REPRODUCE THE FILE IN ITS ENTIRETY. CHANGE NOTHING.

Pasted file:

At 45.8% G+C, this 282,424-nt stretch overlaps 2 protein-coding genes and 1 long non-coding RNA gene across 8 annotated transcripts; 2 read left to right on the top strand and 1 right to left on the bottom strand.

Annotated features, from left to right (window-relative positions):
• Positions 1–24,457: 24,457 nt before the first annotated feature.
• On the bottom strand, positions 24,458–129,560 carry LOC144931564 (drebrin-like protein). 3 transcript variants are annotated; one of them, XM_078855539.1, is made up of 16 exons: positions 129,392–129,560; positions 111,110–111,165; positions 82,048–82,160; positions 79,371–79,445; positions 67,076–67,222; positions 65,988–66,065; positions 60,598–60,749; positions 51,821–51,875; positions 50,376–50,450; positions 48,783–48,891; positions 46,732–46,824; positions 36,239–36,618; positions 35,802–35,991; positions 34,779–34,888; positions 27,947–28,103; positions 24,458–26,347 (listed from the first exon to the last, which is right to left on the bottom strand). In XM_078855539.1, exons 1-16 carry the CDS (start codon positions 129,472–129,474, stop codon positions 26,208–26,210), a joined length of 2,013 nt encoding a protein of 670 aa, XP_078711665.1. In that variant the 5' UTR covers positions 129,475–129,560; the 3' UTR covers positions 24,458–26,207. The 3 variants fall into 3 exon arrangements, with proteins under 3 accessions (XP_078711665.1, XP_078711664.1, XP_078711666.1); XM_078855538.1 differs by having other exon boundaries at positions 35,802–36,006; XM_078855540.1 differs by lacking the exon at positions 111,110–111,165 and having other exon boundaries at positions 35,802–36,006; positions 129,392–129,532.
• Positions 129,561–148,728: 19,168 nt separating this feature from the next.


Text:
At 45.8% G+C, this 282,424-nt stretch overlaps 2 protein-coding genes and 1 long non-coding RNA gene across 8 annotated transcripts; 2 read left to right on the top strand and 1 right to left on the bottom strand.

Annotated features, from left to right (window-relative positions):
• Positions 1–24,457: 24,457 nt before the first annotated feature.
• On the bottom strand, positions 24,458–129,560 carry LOC144931564 (drebrin-like protein). 3 transcript variants are annotated; one of them, XM_078855539.1, is made up of 16 exons: positions 129,392–129,560; positions 111,110–111,165; positions 82,048–82,160; positions 79,371–79,445; positions 67,076–67,222; positions 65,988–66,065; positions 60,598–60,749; positions 51,821–51,875; positions 50,376–50,450; positions 48,783–48,891; positions 46,732–46,824; positions 36,239–36,618; positions 35,802–35,991; positions 34,779–34,888; positions 27,947–28,103; positions 24,458–26,347 (listed from the first exon to the last, which is right to left on the bottom strand). In XM_078855539.1, exons 1-16 carry the CDS (start codon positions 129,472–129,474, stop codon positions 26,208–26,210), a joined length of 2,013 nt encoding a protein of 670 aa, XP_078711665.1. In that variant the 5' UTR covers positions 129,475–129,560; the 3' UTR covers positions 24,458–26,207. The 3 variants fall into 3 exon arrangements, with proteins under 3 accessions (XP_078711665.1, XP_078711664.1, XP_078711666.1); XM_078855538.1 differs by having other exon boundaries at positions 35,802–36,006; XM_078855540.1 differs by lacking the exon at positions 111,110–111,165 and having other exon boundaries at positions 35,802–36,006; positions 129,392–129,532.
• Positions 129,561–148,728: 19,168 nt separating this feature from the next.